Now—like we said, you want to keep nasty roots out of drain field pipes—and sand mounds. If it's just grassy weeds and shallow-rooted plants growing there, I'd leave it alone—as you say, the tall brush is a good deterrent. But if you see anything like a real tree, or kudzu, bamboo, thistle or other member of "America's least wanted weeds", wipe them out and plant a nice lawn in their place. You'll find a lengthy list of organic options to frog-killing, human reproduction-harming Roundup in this recent Question of the Week.
Now, if you DO have one of those newer sand mound systems instead of an old style drain field, you have some really interesting landscape options beyond simple grass.
Dave Gordon, a retired extension agent from Pennsylvania's Clear field County (who's so busy as a newly-independent waste water consultant that he thinks maybe he shouldn't call himself 'retired' anymore) directed me to The Promised Land of all such information. I'll take you there in a moment—but first, his thoughts on the matter…
"Don't ever work organic matter into a sand mound to help grow things, "he explains, "because the purpose of the mound is to get RID of organic matter; and any you add will just compromise its ability to do so efficiently. AND it needs to evaporate moisture off the top—so no mulch either." (Which makes weed control of crop plants a real problem.And it can get REAL dry up there, AND all the experts I spoke with warned that you should NEVER water a mound or drain field—they're there to get RID of moisture and you'd be working against that function.)
"Grass is perfect for a sand mound, because it removes some of the excess nutrients, while preventing any deep-rooted weeds from establishing themselves. And a well constructed mound can be mowed and the clippings removed," he adds. And as all good little organic gardeners know, those clippings make for great compost pile ingredients, and nothing beats dried clippings as a weed-suppressing mulch (AND when used as mulch, they add lots of nutrients to the soil as they slowly decompose). So 'harvested' grass from your mound would be far from a gardening waste of space!
And alternative non-edible planting ideas abound at that "Promised Land" I hinted at earlier—The National Small Flows Clearinghouse at West Virginia University in Morgantown. (I know—it could be information about prostate problems instead, couldn't it?) Dave directed me to this wonderful resource, which he calls "an EPA Clearinghouse for all things septic". There's a toll free number (1-800-624-8301) you can call to speak to experts about any waste water management topic big or small, and they have a huge amount of information on-line at:
Including a BIG section on septic, from which we reproduce these general rules:
"Although your septic tank absorption field generally does not require maintenance, you should adhere to the following rules to protect and prolong its functional life:
1. Do not drive over the absorption field with cars, trucks, or heavy equipment.
2. Do not plant trees or shrubbery in the absorption field area, because the roots can get into the lines and plug them.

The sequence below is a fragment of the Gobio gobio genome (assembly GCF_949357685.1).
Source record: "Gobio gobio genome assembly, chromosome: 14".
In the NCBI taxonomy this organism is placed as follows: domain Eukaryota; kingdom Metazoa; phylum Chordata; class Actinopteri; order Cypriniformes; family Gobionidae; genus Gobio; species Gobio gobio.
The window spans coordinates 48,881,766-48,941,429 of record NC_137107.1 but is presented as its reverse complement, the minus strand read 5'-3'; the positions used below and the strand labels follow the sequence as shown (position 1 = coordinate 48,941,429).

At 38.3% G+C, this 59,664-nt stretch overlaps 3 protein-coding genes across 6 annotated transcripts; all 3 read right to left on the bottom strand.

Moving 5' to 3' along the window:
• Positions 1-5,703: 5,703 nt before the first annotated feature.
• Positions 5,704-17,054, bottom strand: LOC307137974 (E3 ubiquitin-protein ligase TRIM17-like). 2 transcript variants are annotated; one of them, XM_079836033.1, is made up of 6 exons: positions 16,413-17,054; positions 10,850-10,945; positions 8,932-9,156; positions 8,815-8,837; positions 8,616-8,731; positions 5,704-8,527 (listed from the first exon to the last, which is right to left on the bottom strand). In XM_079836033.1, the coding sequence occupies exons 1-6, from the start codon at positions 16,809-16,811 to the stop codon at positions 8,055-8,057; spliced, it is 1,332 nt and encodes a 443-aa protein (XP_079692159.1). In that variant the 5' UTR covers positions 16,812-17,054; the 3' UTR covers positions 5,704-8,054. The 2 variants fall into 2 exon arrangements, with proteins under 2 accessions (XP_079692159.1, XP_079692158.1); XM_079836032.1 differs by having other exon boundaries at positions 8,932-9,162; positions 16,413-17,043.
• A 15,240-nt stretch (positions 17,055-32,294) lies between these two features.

3. Do not cover the absorption field with hard surfaces, such as concrete or asphalt. Grass is the best cover, because it will help prevent erosion and help remove excess water.
4. Do divert surface runoff water from roofs, patios, driveways, and other areas away from the absorption field."
And now, the payoff you've been waiting for! Here's a direct link to the Summer, 1999 issue of "Pipeline", one of several publications whose entire full-text contents (going back MANY years!) are available here. This is a special issue on sand mounds that will tell you everything you ever wanted to know about the things. And on page 7, there's specific information about landscaping a mound, including a list of flowering plants—like peonies and daylilies—you can put up there:
Just be aware that this list comes from the University of (chilly!) Minnesota and that the plants recommended may not be appropriate for your growing zone. But if you show it to someone in your local county extension, they can use it to make suggestions for your climate.
I also decided to test their 800#, and spoke with Jennifer Hause, who reaffirms the Pipeline info that the best plantings are various types of grasses and low-care perennial flowers with relatively shallow root systems. But this is not a 'one size fits all' list or answer by far, she warns, explaining that every system is different, and regulations governing them vary state-to-state (and often within states).
And she adds that everyone should try and find out more about their specific system—especially how much room there is between the pipes and the surface. A professional can figure it out quickly with a probe (so can you—just carefully insert a metal probe down in the area till you tap a pipe and see how deep it is; in a typical system, the pipes will be three feet apart).
Jennifer tells me she's seen a lot of inappropriate use of the land overtop of drain fields and mounds—from vegetable gardens cleverly designed so the rows are in between the pipes of a drain field ("we have to advise against such things," she notes, agreeing that "no one is going to say it's safe to do") to pine trees and big playground equipment erected on top of sand mounds ("very foolish to do with a multi thousand dollar investment"). She warns that compression of the soil on top of a mound can have a very negative effect. The pipes that take the water up to the top of the mound, where it then percolates back down into the earth, can be as close as 6" to 8" from the surface—and you'll be in a world of trouble if you clog them up.
You Bet Your Garden Question of the Week ©2005 Mike McGrath